One of the things that continues to bother me about current trends in society is the increasing determination to impart some relevency to words that have completely lost their meaning. Like “Christmas”. Seems that this year the debate and ruckus revolves around whether the traditional pagan symbol of the “Christmas Tree” should be referred to as a “Holiday Tree” instead. I’m not going to get into the “Merry Christmas versus Happy Holidays” debacle because it’s all the same silliness.
Christmas is about the birth of Jesus, not giving presents, although presents were purportedly given to the newborn which probably started the tradition and soon overtook the essential spirit behind the event. Now, I’m not a die-hard Christian, nor a true believer, but I do ascribe to the basic idea of a caring, spiritual, treat-others-as-you-would-have-them-treat-you, way of life. I’m also not getting into any discussion here over the traditional or modern interpretations of Christmas, etc. Essentially, I don’t care what religion is being espoused as long as it doesn’t impinge on my own personal belief system (in other words, don’t come to my door trying to convert me – but that’s another story). See, freedom of choice is one of the foundations of Christianity – in so much as freedom is allowed by a God who demands you obey and believe implicitly or you go to Hell (but that’s also another story).
So, what I (or you) believe, what spiritual meaning I (or you) give to “things”, is in no way shape or form related to how the “thing” is identified by name.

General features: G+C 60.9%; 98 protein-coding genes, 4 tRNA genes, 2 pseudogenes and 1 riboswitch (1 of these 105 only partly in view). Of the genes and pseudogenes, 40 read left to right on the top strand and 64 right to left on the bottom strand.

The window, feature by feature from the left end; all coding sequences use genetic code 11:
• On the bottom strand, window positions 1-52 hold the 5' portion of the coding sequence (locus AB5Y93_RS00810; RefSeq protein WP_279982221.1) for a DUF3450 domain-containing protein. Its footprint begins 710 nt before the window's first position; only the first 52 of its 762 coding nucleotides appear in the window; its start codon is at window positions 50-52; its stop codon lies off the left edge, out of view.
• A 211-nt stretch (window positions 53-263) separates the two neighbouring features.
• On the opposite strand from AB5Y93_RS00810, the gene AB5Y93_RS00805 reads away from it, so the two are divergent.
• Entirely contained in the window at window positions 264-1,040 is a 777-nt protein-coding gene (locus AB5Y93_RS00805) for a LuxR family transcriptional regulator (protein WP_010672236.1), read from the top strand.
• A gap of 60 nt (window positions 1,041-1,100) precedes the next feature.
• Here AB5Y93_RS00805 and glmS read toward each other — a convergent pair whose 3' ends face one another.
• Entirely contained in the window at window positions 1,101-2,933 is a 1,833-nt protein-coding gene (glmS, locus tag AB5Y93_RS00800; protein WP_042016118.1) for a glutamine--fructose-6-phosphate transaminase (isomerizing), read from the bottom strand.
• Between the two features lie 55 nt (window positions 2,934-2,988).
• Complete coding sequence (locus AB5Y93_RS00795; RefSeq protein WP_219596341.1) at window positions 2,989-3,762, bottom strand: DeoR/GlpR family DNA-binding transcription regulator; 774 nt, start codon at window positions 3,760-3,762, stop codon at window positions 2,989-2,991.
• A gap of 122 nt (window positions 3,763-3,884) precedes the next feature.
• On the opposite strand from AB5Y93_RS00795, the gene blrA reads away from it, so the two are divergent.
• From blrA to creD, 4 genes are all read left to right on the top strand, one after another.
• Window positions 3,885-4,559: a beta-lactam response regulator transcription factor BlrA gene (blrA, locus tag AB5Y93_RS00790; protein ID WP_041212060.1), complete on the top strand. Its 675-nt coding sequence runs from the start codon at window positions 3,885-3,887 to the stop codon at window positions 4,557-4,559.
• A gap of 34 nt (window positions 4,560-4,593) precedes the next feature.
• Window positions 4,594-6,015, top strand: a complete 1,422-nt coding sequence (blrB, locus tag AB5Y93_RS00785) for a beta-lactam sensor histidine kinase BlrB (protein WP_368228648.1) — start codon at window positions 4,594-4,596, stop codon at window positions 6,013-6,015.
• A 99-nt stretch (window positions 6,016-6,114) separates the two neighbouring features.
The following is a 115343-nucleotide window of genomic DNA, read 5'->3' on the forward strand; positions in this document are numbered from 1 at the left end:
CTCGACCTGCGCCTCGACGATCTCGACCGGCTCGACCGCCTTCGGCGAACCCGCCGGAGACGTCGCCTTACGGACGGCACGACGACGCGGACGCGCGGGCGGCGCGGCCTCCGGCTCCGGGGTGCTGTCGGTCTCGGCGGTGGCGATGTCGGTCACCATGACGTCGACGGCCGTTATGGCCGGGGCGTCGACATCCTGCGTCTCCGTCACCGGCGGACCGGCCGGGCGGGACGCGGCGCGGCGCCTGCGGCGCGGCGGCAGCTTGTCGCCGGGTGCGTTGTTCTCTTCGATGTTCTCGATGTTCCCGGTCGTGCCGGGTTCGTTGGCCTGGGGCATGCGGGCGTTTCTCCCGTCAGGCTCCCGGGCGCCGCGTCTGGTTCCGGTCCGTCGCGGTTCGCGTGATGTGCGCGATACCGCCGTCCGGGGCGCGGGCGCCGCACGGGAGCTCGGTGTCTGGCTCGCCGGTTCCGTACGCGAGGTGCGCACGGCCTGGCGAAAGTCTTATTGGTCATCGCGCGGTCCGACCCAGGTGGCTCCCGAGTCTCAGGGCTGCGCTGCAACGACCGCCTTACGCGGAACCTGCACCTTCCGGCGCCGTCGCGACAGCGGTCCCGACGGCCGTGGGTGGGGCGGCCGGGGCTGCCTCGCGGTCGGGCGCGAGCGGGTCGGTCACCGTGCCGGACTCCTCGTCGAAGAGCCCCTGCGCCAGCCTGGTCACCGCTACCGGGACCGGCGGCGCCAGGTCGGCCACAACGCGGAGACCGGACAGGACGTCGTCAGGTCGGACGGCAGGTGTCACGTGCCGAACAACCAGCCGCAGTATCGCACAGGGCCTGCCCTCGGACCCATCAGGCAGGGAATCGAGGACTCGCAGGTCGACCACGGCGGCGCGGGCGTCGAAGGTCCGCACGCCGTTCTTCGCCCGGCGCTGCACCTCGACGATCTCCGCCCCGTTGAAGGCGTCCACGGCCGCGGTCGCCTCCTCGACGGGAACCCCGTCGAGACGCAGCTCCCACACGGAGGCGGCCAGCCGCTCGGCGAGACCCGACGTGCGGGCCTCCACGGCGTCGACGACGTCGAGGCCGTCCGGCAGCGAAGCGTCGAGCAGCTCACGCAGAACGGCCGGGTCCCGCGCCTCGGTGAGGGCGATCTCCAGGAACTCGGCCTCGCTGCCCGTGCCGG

Claude Monet said “To see we must forget the name of the thing we are looking at”.
By relying upon the name of a thing, you tend to fail to look beyond to what it is, how it is, why it is, what it means or represents, how it relates to my/your life or the life of others. A name only serves to separate the thing from other things, to make it easier for people to discuss it and not get confused whether we’re talking about a car or a fork.
The name of a thing is a purely human construct arrived at through millennia of language development. Example: scientific nomenclature for animal and plant species (Latin names). The primary reason Linnaeus came up with this system of classification was because one person shouting “Hey, grab my ferret, will ya?” might not resonate with another who looks right at the animal and does nothing because to them it’s not a ferret, but a “polecat”. I’m sure you can think of many other examples of “common name mix-ups” – diaper/nappy, wagon/trolley, etc.
So, to call a pine tree (insert favorite species here) a Christmas Tree or a Holiday Tree, SDT (standing dead tree), firestarter, or to even boycott a dead tree merchant because their trees are not labeled “properly” is meaningless since most people are only referring to the very outer shell of the thing rather than what it is or symbolizes; which in the Christian sense is not the original meaning of the Yule tree anyway.
And, as far as we know, the tree doesn’t care what you call it, either.